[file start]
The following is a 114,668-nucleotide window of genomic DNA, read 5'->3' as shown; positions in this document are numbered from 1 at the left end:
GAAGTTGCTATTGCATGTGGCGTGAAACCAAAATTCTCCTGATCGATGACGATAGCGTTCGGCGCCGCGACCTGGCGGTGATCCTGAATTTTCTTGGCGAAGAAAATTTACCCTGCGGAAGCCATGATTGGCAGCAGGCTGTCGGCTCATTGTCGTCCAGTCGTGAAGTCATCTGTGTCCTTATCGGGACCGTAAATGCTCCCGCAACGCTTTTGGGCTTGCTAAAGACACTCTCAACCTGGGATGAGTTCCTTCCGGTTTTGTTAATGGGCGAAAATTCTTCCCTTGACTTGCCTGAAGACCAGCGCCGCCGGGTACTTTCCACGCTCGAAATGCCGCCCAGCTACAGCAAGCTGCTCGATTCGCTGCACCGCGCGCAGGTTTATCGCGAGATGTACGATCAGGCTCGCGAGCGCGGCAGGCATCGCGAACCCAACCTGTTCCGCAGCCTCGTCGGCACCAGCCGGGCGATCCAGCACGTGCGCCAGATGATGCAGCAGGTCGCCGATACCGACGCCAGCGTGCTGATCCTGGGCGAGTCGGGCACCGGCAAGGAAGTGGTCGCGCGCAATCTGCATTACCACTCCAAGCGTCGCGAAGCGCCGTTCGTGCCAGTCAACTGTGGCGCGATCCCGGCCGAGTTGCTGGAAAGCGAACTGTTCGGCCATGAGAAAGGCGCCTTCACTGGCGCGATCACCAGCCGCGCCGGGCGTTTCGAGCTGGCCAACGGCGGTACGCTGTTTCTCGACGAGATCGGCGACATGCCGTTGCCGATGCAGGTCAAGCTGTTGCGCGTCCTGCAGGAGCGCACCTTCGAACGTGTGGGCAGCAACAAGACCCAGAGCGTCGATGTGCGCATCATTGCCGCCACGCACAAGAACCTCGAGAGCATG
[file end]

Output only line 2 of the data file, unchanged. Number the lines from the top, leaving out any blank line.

GAAGTTGCTATTGCATGTGGCGTGAAACCAAAATTCTCCTGATCGATGACGATAGCGTTCGGCGCCGCGACCTGGCGGTGATCCTGAATTTTCTTGGCGAAGAAAATTTACCCTGCGGAAGCCATGATTGGCAGCAGGCTGTCGGCTCATTGTCGTCCAGTCGTGAAGTCATCTGTGTCCTTATCGGGACCGTAAATGCTCCCGCAACGCTTTTGGGCTTGCTAAAGACACTCTCAACCTGGGATGAGTTCCTTCCGGTTTTGTTAATGGGCGAAAATTCTTCCCTTGACTTGCCTGAAGACCAGCGCCGCCGGGTACTTTCCACGCTCGAAATGCCGCCCAGCTACAGCAAGCTGCTCGATTCGCTGCACCGCGCGCAGGTTTATCGCGAGATGTACGATCAGGCTCGCGAGCGCGGCAGGCATCGCGAACCCAACCTGTTCCGCAGCCTCGTCGGCACCAGCCGGGCGATCCAGCACGTGCGCCAGATGATGCAGCAGGTCGCCGATACCGACGCCAGCGTGCTGATCCTGGGCGAGTCGGGCACCGGCAAGGAAGTGGTCGCGCGCAATCTGCATTACCACTCCAAGCGTCGCGAAGCGCCGTTCGTGCCAGTCAACTGTGGCGCGATCCCGGCCGAGTTGCTGGAAAGCGAACTGTTCGGCCATGAGAAAGGCGCCTTCACTGGCGCGATCACCAGCCGCGCCGGGCGTTTCGAGCTGGCCAACGGCGGTACGCTGTTTCTCGACGAGATCGGCGACATGCCGTTGCCGATGCAGGTCAAGCTGTTGCGCGTCCTGCAGGAGCGCACCTTCGAACGTGTGGGCAGCAACAAGACCCAGAGCGTCGATGTGCGCATCATTGCCGCCACGCACAAGAACCTCGAGAGCATG